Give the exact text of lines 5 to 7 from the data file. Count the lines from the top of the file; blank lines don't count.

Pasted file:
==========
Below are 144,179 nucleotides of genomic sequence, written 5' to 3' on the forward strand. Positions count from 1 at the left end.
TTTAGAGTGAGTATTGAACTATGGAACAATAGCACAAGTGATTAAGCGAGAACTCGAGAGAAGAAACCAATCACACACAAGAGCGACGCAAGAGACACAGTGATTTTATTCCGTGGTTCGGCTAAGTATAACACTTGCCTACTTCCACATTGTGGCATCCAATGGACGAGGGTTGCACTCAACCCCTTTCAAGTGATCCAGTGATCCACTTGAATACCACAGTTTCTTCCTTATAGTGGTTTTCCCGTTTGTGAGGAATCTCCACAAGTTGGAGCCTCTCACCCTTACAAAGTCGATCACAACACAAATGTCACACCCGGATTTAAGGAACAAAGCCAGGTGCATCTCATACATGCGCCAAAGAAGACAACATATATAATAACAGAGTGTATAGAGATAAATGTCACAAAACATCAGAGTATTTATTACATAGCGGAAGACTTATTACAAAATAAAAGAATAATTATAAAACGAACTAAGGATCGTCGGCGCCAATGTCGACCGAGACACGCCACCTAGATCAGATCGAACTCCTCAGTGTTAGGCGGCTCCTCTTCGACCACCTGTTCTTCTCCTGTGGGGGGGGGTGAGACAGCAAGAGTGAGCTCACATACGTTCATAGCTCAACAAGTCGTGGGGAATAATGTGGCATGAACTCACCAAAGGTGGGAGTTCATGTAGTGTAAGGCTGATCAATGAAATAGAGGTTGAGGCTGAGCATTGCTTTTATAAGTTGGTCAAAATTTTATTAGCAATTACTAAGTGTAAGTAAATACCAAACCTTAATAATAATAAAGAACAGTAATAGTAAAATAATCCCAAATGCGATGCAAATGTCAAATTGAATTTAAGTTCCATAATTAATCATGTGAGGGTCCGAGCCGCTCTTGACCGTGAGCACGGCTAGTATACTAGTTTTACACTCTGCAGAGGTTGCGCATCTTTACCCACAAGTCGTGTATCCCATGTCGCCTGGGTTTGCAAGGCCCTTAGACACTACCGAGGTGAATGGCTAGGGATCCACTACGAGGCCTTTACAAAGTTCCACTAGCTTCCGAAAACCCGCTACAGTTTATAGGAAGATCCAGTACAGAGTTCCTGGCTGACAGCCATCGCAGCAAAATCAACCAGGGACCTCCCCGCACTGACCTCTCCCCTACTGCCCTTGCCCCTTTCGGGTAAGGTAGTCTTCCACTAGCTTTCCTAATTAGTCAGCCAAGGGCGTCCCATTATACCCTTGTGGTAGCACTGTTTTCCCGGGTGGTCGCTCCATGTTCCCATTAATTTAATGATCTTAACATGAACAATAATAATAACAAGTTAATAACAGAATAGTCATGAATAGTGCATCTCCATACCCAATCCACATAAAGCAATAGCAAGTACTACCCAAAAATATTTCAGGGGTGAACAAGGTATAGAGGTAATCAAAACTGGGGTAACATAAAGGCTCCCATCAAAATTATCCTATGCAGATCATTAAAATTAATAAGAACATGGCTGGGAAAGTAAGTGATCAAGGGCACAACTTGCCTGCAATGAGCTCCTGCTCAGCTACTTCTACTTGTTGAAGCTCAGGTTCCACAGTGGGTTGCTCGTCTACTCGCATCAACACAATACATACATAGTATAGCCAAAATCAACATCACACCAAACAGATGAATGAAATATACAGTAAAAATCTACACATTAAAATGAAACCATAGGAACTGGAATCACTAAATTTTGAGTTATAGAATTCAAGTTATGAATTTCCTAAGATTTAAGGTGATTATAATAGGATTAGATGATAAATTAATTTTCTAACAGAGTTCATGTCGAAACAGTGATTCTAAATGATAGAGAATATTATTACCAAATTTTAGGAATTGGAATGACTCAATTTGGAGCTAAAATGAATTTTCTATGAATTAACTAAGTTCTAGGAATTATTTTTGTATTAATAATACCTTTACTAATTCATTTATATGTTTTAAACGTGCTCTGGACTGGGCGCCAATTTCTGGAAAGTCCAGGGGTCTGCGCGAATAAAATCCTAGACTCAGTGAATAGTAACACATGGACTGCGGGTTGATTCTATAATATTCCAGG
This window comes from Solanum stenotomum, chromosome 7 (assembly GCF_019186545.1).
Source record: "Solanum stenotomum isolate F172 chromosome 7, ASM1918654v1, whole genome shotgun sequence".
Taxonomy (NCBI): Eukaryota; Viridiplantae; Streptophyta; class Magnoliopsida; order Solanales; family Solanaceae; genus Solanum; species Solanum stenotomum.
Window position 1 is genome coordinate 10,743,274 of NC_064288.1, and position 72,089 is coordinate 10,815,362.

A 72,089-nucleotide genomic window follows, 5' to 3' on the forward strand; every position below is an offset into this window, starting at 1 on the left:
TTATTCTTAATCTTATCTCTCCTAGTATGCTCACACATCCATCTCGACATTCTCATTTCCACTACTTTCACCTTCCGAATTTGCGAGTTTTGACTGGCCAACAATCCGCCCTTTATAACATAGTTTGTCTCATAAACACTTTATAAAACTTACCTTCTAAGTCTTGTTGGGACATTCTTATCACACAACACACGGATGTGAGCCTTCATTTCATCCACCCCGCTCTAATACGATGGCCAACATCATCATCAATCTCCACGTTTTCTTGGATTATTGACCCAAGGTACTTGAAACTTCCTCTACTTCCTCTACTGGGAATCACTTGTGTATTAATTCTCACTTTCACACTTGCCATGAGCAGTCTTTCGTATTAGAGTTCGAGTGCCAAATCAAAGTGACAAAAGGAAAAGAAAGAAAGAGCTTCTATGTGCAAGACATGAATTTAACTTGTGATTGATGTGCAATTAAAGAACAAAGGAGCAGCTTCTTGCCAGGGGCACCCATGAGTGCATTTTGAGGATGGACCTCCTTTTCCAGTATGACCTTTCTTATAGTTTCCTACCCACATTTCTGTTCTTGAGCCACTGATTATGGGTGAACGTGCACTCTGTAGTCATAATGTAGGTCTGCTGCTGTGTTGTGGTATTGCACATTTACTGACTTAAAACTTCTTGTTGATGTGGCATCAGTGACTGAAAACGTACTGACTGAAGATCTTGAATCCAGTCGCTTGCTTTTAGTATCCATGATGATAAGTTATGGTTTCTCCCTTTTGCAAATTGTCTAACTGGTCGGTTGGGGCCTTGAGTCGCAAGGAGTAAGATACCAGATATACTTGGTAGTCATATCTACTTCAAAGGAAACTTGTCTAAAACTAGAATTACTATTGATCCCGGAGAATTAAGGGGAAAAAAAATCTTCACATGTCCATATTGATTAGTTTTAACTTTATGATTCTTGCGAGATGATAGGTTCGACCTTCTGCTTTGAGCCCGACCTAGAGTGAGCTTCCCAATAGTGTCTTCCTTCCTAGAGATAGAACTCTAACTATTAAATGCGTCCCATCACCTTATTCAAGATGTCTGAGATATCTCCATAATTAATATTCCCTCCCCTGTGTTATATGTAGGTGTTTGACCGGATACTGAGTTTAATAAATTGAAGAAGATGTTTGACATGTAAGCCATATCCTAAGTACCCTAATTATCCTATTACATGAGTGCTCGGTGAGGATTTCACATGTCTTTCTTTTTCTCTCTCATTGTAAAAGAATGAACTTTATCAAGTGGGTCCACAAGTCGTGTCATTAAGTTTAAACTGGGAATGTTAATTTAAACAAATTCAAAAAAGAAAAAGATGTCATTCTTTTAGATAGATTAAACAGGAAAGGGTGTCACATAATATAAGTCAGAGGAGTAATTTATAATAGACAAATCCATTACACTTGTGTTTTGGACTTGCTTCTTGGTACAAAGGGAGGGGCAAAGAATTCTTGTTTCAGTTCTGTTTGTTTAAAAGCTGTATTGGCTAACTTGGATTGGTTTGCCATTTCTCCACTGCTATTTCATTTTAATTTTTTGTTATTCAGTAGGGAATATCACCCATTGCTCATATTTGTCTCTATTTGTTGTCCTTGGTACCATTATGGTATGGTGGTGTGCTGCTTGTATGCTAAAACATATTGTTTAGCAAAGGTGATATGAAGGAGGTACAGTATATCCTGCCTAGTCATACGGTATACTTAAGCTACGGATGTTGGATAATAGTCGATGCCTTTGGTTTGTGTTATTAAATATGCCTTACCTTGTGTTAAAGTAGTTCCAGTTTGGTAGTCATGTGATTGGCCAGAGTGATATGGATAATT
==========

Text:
Taxonomy (NCBI): Eukaryota; Viridiplantae; Streptophyta; class Magnoliopsida; order Solanales; family Solanaceae; genus Solanum; species Solanum stenotomum.
Window position 1 is genome coordinate 10,743,274 of NC_064288.1, and position 72,089 is coordinate 10,815,362.

A 72,089-nucleotide genomic window follows, 5' to 3' on the forward strand; every position below is an offset into this window, starting at 1 on the left: